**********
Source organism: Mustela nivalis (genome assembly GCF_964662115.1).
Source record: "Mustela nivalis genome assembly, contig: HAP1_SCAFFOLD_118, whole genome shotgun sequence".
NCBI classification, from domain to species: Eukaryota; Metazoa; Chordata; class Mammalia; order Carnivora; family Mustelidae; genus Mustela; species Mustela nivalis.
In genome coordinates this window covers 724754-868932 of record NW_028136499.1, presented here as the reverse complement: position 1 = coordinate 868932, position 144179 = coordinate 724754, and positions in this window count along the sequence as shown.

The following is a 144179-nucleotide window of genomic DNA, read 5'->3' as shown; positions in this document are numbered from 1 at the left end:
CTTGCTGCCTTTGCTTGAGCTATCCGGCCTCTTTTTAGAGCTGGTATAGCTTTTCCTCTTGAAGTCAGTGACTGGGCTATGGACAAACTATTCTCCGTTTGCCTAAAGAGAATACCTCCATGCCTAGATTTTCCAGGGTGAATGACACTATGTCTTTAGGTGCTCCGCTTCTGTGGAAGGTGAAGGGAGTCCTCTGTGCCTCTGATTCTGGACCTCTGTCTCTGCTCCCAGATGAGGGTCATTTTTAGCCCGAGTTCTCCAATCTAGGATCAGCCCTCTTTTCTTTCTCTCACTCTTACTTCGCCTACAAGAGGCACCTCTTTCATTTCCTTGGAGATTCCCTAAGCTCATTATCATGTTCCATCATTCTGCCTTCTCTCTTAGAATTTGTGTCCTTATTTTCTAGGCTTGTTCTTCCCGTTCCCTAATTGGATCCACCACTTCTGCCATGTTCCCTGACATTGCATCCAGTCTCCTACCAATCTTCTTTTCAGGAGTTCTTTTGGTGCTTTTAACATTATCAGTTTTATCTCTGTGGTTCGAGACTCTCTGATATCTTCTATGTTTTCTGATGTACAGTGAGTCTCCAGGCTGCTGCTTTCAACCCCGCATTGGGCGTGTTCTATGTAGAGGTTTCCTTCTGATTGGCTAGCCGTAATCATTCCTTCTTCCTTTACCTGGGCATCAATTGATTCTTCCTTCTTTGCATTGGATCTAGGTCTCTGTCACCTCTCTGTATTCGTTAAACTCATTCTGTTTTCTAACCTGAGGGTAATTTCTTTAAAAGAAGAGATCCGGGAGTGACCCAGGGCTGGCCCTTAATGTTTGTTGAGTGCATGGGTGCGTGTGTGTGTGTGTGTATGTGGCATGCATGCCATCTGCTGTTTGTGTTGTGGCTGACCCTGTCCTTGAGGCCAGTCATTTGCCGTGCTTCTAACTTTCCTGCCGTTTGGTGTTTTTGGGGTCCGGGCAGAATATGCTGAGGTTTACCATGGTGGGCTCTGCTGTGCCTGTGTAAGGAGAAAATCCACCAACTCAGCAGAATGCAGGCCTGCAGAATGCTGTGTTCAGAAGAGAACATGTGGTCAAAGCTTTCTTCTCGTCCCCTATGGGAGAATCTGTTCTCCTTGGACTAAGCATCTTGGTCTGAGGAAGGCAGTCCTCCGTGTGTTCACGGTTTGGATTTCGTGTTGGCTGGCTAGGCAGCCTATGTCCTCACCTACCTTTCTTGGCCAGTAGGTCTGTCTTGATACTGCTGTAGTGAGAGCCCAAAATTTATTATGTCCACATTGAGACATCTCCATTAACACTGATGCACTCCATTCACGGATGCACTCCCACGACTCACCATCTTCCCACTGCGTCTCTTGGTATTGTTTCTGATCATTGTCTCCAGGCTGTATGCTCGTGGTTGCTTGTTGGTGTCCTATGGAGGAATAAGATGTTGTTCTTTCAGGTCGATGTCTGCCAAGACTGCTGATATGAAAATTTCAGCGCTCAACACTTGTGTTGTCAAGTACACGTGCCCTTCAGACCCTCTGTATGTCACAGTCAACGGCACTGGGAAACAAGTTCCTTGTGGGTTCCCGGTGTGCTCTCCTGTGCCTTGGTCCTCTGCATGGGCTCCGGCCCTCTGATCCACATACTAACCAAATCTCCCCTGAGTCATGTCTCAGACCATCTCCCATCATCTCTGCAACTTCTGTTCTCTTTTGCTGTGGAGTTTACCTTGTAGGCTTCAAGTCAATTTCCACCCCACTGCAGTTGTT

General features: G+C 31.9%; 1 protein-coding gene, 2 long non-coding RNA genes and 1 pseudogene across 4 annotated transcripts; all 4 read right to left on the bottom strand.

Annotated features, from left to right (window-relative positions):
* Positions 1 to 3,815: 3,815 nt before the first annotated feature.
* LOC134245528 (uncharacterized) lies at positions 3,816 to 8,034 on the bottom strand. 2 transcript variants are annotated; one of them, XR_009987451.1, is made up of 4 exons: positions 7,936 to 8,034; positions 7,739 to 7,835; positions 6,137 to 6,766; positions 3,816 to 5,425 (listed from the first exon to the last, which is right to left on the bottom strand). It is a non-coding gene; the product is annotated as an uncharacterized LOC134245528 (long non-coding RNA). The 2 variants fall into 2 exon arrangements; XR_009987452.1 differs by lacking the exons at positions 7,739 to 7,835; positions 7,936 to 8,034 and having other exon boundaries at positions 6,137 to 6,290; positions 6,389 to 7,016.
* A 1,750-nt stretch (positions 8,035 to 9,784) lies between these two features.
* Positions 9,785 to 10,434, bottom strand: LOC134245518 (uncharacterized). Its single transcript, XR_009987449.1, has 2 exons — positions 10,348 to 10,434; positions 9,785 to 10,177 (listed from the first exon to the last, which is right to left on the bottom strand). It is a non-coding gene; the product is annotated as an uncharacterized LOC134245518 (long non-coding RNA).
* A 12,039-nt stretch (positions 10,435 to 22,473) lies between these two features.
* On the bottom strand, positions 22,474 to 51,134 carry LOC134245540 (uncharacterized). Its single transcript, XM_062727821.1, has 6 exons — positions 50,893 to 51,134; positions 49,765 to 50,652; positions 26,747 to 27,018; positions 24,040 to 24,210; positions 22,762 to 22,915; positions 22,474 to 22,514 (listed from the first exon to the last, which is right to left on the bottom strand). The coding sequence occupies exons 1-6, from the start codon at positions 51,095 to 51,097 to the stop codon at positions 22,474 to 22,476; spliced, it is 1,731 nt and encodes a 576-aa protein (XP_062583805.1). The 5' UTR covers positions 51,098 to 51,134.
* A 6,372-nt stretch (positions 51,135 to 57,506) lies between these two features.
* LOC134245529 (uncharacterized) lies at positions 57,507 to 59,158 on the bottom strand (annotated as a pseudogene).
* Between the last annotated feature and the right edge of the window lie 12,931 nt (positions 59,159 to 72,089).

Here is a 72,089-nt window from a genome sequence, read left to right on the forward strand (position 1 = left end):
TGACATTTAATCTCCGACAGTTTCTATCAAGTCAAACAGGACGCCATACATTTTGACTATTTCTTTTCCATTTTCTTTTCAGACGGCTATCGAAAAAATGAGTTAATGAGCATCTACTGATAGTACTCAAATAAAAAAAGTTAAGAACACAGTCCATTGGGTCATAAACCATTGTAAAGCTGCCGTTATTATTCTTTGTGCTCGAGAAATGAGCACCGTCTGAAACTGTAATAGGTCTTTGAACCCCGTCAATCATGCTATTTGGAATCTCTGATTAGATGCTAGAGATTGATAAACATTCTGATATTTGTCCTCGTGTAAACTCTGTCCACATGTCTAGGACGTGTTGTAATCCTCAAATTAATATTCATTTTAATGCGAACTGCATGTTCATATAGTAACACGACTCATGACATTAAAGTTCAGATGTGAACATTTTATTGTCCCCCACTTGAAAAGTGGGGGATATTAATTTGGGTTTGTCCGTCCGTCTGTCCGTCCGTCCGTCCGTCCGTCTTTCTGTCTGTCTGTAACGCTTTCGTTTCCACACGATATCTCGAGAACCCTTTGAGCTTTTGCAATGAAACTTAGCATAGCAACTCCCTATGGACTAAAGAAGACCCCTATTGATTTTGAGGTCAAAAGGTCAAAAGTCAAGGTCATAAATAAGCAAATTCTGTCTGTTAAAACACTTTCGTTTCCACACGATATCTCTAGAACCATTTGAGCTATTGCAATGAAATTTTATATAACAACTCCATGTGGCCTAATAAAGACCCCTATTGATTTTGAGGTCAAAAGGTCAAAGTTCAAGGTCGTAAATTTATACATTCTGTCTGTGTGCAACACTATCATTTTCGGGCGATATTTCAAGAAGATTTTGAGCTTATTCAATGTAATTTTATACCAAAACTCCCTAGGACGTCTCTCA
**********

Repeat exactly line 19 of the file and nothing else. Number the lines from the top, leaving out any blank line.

TGACATTTAATCTCCGACAGTTTCTATCAAGTCAAACAGGACGCCATACATTTTGACTATTTCTTTTCCATTTTCTTTTCAGACGGCTATCGAAAAAATGAGTTAATGAGCATCTACTGATAGTACTCAAATAAAAAAAGTTAAGAACACAGTCCATTGGGTCATAAACCATTGTAAAGCTGCCGTTATTATTCTTTGTGCTCGAGAAATGAGCACCGTCTGAAACTGTAATAGGTCTTTGAACCCCGTCAATCATGCTATTTGGAATCTCTGATTAGATGCTAGAGATTGATAAACATTCTGATATTTGTCCTCGTGTAAACTCTGTCCACATGTCTAGGACGTGTTGTAATCCTCAAATTAATATTCATTTTAATGCGAACTGCATGTTCATATAGTAACACGACTCATGACATTAAAGTTCAGATGTGAACATTTTATTGTCCCCCACTTGAAAAGTGGGGGATATTAATTTGGGTTTGTCCGTCCGTCTGTCCGTCCGTCCGTCCGTCCGTCTTTCTGTCTGTCTGTAACGCTTTCGTTTCCACACGATATCTCGAGAACCCTTTGAGCTTTTGCAATGAAACTTAGCATAGCAACTCCCTATGGACTAAAGAAGACCCCTATTGATTTTGAGGTCAAAAGGTCAAAAGTCAAGGTCATAAATAAGCAAATTCTGTCTGTTAAAACACTTTCGTTTCCACACGATATCTCTAGAACCATTTGAGCTATTGCAATGAAATTTTATATAACAACTCCATGTGGCCTAATAAAGACCCCTATTGATTTTGAGGTCAAAAGGTCAAAGTTCAAGGTCGTAAATTTATACATTCTGTCTGTGTGCAACACTATCATTTTCGGGCGATATTTCAAGAAGATTTTGAGCTTATTCAATGTAATTTTATACCAAAACTCCCTAGGACGTCTCTCA